Sitting at a computer for long periods of time can take a toll on your body. By not sitting with the correct posture, it is easy to end up with back pain, neck pain, knee pains, and a tingling in the hands and fingers. Tim Hanwell, principal osteopath, at Berkhamsted Osteopaths shares some of his tips to maintain good ergonomics and stay comfortable at your desk during the day.
1. Support your back.
- You can reduce your risk of back pain by adjusting your chair so the lower back is supported correctly.
- A correctly adjusted chair will reduce the strain on your back. If possible get one that is easily adjustable allowing you to change the height, back position and tilt.
- Your knees should be slightly lower than your hips. Use a footrest if necessary.
2. Adjust your chair.
- Adjust your chair height so you can use the keyboard with your wrists and forearms straight and level with the floor. This can help prevent repetitive strain injuries.
- Your elbows should be by the side of your body so that the arm forms an L-shape at the elbow joint.
3. Rest your feet on the floor.
- Place your feet flat on the floor. If they’re not, ask if you can have a footrest which lets you rest your feet at a level that’s comfortable.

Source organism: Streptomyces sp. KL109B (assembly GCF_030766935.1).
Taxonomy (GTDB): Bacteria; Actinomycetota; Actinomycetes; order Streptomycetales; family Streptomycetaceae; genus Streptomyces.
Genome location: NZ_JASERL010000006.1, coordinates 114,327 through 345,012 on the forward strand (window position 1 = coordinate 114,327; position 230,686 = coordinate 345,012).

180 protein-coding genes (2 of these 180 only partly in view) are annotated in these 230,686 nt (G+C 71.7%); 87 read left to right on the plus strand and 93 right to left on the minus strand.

- Don’t cross your legs as this may contribute to posture-related problems.
4. Place your screen at eye level.
- Your screen should be directly in front of you. A good guide is to place the monitor about an arm’s length away, with the top of the screen roughly at eye level.
- To achieve this, you may need a monitor stand. If the screen is too high or too low, you’ll have to bend your neck which can be uncomfortable.
5. Using the keyboard.
- Tuck your chair in as far as possible, so that you are almost touching your desk with the lower half of your body.
- Place your keyboard in front of you when typing. Leave a gap of 4-6 inches (100mm-150mm) at the front of the desk to rest your wrists between typing.
- Keep your arms bent in an L-shape and your elbows by your sides.
- A wrist rest can be helpful to keep the wrists straight and at the same level as the keys.
6. Keep your mouse close.
- Position and use the mouse in line with your shoulder. A mouse mat with a wrist pad may help to keep your wrist straight and avoid awkward bending.
- If you’re not using your keyboard and it is in the way, push it to one side to make space for the mouse.
Contact Tim for more information about a work station assessment